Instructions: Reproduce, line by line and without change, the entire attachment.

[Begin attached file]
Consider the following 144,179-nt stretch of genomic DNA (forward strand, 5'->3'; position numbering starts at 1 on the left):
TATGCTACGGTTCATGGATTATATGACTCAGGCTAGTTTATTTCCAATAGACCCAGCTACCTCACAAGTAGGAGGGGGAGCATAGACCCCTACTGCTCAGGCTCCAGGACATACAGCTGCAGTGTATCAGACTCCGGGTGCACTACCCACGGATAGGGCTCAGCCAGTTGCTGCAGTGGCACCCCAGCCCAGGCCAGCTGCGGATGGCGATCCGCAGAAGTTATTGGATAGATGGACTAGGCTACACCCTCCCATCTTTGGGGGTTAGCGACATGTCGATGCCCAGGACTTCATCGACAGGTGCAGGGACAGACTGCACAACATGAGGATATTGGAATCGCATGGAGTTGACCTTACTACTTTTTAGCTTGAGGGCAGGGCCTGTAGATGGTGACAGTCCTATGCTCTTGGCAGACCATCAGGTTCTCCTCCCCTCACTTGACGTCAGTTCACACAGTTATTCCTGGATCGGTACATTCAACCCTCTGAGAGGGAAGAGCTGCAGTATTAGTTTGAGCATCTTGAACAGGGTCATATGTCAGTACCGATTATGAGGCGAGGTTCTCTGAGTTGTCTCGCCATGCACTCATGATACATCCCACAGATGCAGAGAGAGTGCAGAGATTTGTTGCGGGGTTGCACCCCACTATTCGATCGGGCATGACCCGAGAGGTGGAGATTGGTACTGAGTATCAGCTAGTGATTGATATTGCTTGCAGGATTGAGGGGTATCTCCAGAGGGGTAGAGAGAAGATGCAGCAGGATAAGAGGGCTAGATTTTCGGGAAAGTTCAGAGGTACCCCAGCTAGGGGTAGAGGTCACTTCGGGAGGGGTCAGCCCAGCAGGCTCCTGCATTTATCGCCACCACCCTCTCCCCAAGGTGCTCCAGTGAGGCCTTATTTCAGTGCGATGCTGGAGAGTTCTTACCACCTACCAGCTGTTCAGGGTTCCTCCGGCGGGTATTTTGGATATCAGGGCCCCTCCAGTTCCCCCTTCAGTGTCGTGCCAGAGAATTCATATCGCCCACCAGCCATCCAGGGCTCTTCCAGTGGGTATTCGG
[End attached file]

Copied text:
Consider the following 144,179-nt stretch of genomic DNA (forward strand, 5'->3'; position numbering starts at 1 on the left):
TATGCTACGGTTCATGGATTATATGACTCAGGCTAGTTTATTTCCAATAGACCCAGCTACCTCACAAGTAGGAGGGGGAGCATAGACCCCTACTGCTCAGGCTCCAGGACATACAGCTGCAGTGTATCAGACTCCGGGTGCACTACCCACGGATAGGGCTCAGCCAGTTGCTGCAGTGGCACCCCAGCCCAGGCCAGCTGCGGATGGCGATCCGCAGAAGTTATTGGATAGATGGACTAGGCTACACCCTCCCATCTTTGGGGGTTAGCGACATGTCGATGCCCAGGACTTCATCGACAGGTGCAGGGACAGACTGCACAACATGAGGATATTGGAATCGCATGGAGTTGACCTTACTACTTTTTAGCTTGAGGGCAGGGCCTGTAGATGGTGACAGTCCTATGCTCTTGGCAGACCATCAGGTTCTCCTCCCCTCACTTGACGTCAGTTCACACAGTTATTCCTGGATCGGTACATTCAACCCTCTGAGAGGGAAGAGCTGCAGTATTAGTTTGAGCATCTTGAACAGGGTCATATGTCAGTACCGATTATGAGGCGAGGTTCTCTGAGTTGTCTCGCCATGCACTCATGATACATCCCACAGATGCAGAGAGAGTGCAGAGATTTGTTGCGGGGTTGCACCCCACTATTCGATCGGGCATGACCCGAGAGGTGGAGATTGGTACTGAGTATCAGCTAGTGATTGATATTGCTTGCAGGATTGAGGGGTATCTCCAGAGGGGTAGAGAGAAGATGCAGCAGGATAAGAGGGCTAGATTTTCGGGAAAGTTCAGAGGTACCCCAGCTAGGGGTAGAGGTCACTTCGGGAGGGGTCAGCCCAGCAGGCTCCTGCATTTATCGCCACCACCCTCTCCCCAAGGTGCTCCAGTGAGGCCTTATTTCAGTGCGATGCTGGAGAGTTCTTACCACCTACCAGCTGTTCAGGGTTCCTCCGGCGGGTATTTTGGATATCAGGGCCCCTCCAGTTCCCCCTTCAGTGTCGTGCCAGAGAATTCATATCGCCCACCAGCCATCCAGGGCTCTTCCAGTGGGTATTCGG